Over the last few weeks, Progress’ (formerly known as Ipswitch) MoveIT software has been dominating the headlines. In late May and early June 2023, the company disclosed two critical vulnerabilities in its MOVEit Transfer and MOVEit Cloud software platforms (CVE-2023-34362 & CVE-2023-35036). Fortunately, patches were made available for both vulnerabilities. However, on June 15, 2023, a third zero-day vulnerability was referenced on Progress’ website. The Russian-attributed Cl0p Ransomware Gang (TA505) has leveraged all three vulnerabilities to carry out SQL injection attacks on a long and growing list of companies. Victims include prominent universities, financial institutions, and even U.S. federal and state government agencies.
As time goes on, the list is expected to get even longer.
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Organizations are scrambling to prevent damage as a fallout of the vulnerabilities. To combat Cl0p and similar ransomware groups, company stakeholders must understand that vulnerability management is only one piece of the puzzle. Traditional network security vendors may have the ability to fingerprint components of the vulnerability, but holistic detection and prevention are likely to be subverted.
The truth is that the attacker is likely already inside your network, so it is a race against time. The faster abnormal behavior can be spotted, the less financial and reputational cost to the business.
How Adversaries Are Using the MoveIT Vulnerabilities
By using SQL injection, a web-based vulnerability in the processing of SQL statements parsed by the affected software, attackers can exploit these flaws without authentication. Adversaries could achieve free rein on the MOVEit transfer and cloud databases and can ultimately write files leading to remote code execution capabilities.
The truth is that most adversaries can carry out attacks without authentication. According to the latest Verizon Data Breach Investigations Report (DBIR), 86% of cyberattacks involved the use of stolen credentials. This is why it is so critical that security teams understand what behaviors might indicate compromise.
IOCs Associated with Anomalous Activity
Security teams use static signatures as a basic litmus test for identifying exact fingerprints of vulnerabilities and exploits — and attackers know this. Adversaries will look to exploit by modifying as many payload features as possible. Cl0p and other ransomware gangs will then use unique, highly customized methods to bypass detection based on fixed rules.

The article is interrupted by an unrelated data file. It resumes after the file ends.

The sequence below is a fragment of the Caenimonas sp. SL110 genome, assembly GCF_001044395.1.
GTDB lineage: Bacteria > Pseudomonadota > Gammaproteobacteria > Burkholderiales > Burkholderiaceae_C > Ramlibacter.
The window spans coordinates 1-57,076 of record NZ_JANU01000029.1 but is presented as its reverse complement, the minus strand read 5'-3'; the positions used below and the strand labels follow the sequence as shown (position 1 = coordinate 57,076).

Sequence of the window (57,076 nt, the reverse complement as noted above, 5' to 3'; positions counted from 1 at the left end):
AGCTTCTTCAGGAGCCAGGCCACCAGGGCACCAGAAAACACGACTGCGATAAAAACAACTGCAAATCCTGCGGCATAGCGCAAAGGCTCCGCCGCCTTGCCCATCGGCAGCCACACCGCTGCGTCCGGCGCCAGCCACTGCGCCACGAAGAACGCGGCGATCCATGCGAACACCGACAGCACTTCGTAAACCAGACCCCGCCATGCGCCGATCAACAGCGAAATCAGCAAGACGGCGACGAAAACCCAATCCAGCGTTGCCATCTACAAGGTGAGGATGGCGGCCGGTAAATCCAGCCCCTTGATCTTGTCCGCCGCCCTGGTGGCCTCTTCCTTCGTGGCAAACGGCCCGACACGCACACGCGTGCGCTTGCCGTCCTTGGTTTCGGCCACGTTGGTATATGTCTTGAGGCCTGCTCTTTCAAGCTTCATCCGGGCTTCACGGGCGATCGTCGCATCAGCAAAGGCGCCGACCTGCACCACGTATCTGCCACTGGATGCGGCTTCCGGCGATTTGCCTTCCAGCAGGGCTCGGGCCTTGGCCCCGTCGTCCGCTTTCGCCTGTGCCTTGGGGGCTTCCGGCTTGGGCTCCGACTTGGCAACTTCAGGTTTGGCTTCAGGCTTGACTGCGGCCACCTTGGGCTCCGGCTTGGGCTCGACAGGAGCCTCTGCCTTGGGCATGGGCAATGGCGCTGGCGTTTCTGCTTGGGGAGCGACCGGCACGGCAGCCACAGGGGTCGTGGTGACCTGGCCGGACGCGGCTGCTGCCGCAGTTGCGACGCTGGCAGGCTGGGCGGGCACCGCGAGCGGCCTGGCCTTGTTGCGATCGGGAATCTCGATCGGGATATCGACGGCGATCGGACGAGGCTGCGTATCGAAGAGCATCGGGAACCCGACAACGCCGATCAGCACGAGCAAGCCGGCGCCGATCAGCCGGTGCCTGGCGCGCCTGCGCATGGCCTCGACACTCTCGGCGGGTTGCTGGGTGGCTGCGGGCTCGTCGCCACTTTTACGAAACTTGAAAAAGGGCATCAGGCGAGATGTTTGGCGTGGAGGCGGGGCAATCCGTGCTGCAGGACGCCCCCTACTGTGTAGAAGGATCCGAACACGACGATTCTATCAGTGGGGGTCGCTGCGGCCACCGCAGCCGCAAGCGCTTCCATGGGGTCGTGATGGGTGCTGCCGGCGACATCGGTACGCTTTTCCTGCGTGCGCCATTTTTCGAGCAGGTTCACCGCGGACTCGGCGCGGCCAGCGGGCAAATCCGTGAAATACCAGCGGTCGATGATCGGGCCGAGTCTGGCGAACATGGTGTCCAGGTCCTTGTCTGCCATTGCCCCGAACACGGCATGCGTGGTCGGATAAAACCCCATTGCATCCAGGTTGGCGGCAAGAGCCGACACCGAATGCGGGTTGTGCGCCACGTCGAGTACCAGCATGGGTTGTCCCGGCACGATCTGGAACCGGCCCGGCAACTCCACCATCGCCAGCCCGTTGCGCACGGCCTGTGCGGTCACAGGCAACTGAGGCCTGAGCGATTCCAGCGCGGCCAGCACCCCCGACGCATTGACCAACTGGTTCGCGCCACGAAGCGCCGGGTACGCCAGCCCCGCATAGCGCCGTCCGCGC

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This is why security teams must focus on identifying abnormalities no matter which part of the attack chain they occur. Organizations should use security solutions that detect a vast and varied amount of behaviors including:
- Abnormal account creation
- A suspicious Windows process executed
- Failed login to an application
- Unusual process execution for a user or asset
- User with no process execution history
- An abnormal amount of data written in a database
- Anomalous database query
Vulnerability exploitation does not end with the initial incident; it can persist across the entire spectrum of the MITRE ATT&CK® framework. Circumstances can include lateral movement, data exfiltration, privilege escalation, and more.
Where Does the Security World Go from Here?
As companies pick up the pieces from this attack and the security world begins to move forward, it’s essential to remember that the key to a stronger security posture is balancing both prevention and detection. Security teams should regularly identify and patch vulnerabilities, but also be proactive in detecting abnormal behaviors and activities.
By remaining vigilant and closely monitoring evolving threats, organizations are in a much better position to mitigate damages from zero-day vulnerabilities.